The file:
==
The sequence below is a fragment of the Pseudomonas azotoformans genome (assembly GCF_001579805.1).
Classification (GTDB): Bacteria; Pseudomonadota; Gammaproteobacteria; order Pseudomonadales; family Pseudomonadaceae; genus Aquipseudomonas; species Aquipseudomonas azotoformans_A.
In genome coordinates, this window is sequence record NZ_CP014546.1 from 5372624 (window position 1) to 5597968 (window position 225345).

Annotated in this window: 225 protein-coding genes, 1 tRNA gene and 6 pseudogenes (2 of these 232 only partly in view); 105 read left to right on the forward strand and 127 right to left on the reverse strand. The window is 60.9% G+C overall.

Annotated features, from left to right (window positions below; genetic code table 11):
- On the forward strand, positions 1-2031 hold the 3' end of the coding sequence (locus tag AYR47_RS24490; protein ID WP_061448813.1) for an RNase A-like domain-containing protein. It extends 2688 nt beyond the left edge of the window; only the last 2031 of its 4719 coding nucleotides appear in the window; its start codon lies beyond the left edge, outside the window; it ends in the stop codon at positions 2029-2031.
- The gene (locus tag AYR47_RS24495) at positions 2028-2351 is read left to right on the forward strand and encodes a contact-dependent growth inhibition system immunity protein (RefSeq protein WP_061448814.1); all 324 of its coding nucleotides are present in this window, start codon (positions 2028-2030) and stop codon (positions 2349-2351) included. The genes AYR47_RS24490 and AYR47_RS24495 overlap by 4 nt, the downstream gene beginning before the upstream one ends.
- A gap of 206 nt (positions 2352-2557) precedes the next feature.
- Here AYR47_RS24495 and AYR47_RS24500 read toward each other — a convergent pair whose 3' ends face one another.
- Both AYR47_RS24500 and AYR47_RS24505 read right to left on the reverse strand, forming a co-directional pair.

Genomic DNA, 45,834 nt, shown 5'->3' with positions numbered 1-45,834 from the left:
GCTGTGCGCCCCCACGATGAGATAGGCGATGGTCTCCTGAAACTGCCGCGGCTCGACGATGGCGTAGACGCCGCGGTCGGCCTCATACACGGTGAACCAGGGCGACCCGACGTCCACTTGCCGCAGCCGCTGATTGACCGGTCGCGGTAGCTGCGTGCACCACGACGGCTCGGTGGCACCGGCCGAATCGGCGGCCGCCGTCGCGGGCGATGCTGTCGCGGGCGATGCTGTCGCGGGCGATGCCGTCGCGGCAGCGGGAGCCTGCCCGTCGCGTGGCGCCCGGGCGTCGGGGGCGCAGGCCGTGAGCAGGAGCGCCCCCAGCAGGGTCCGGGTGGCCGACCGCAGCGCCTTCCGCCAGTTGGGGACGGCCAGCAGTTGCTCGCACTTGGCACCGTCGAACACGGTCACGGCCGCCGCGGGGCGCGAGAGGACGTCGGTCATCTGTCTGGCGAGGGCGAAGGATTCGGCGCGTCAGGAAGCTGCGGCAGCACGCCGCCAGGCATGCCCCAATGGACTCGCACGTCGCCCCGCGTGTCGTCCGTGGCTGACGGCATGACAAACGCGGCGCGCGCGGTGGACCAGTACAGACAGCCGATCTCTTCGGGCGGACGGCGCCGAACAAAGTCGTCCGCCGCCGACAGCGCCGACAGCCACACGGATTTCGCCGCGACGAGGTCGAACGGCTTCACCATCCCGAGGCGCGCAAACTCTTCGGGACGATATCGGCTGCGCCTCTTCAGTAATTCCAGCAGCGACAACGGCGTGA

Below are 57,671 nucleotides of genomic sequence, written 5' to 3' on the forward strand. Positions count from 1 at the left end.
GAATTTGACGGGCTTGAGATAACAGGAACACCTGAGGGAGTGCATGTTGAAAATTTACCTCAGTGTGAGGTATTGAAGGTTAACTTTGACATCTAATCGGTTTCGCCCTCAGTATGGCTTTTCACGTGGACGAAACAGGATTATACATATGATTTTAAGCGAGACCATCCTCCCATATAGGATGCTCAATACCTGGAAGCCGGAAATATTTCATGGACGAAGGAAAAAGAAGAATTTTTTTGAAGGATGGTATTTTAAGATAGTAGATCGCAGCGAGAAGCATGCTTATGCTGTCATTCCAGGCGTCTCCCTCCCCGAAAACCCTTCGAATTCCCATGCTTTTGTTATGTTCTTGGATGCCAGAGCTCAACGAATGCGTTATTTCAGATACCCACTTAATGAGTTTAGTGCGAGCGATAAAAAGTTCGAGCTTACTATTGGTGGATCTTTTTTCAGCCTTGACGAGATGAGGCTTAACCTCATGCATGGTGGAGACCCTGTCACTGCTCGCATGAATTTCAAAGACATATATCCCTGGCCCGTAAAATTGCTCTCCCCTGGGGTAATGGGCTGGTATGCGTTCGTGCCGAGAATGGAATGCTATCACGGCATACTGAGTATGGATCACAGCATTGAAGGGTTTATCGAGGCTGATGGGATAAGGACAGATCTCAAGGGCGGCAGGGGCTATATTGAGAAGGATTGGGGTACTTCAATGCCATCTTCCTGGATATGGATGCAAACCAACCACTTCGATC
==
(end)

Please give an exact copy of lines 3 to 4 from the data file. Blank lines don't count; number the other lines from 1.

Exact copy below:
In genome coordinates, this window is sequence record NZ_CP014546.1 from 5372624 (window position 1) to 5597968 (window position 225345).

Annotated in this window: 225 protein-coding genes, 1 tRNA gene and 6 pseudogenes (2 of these 232 only partly in view); 105 read left to right on the forward strand and 127 right to left on the reverse strand. The window is 60.9% G+C overall.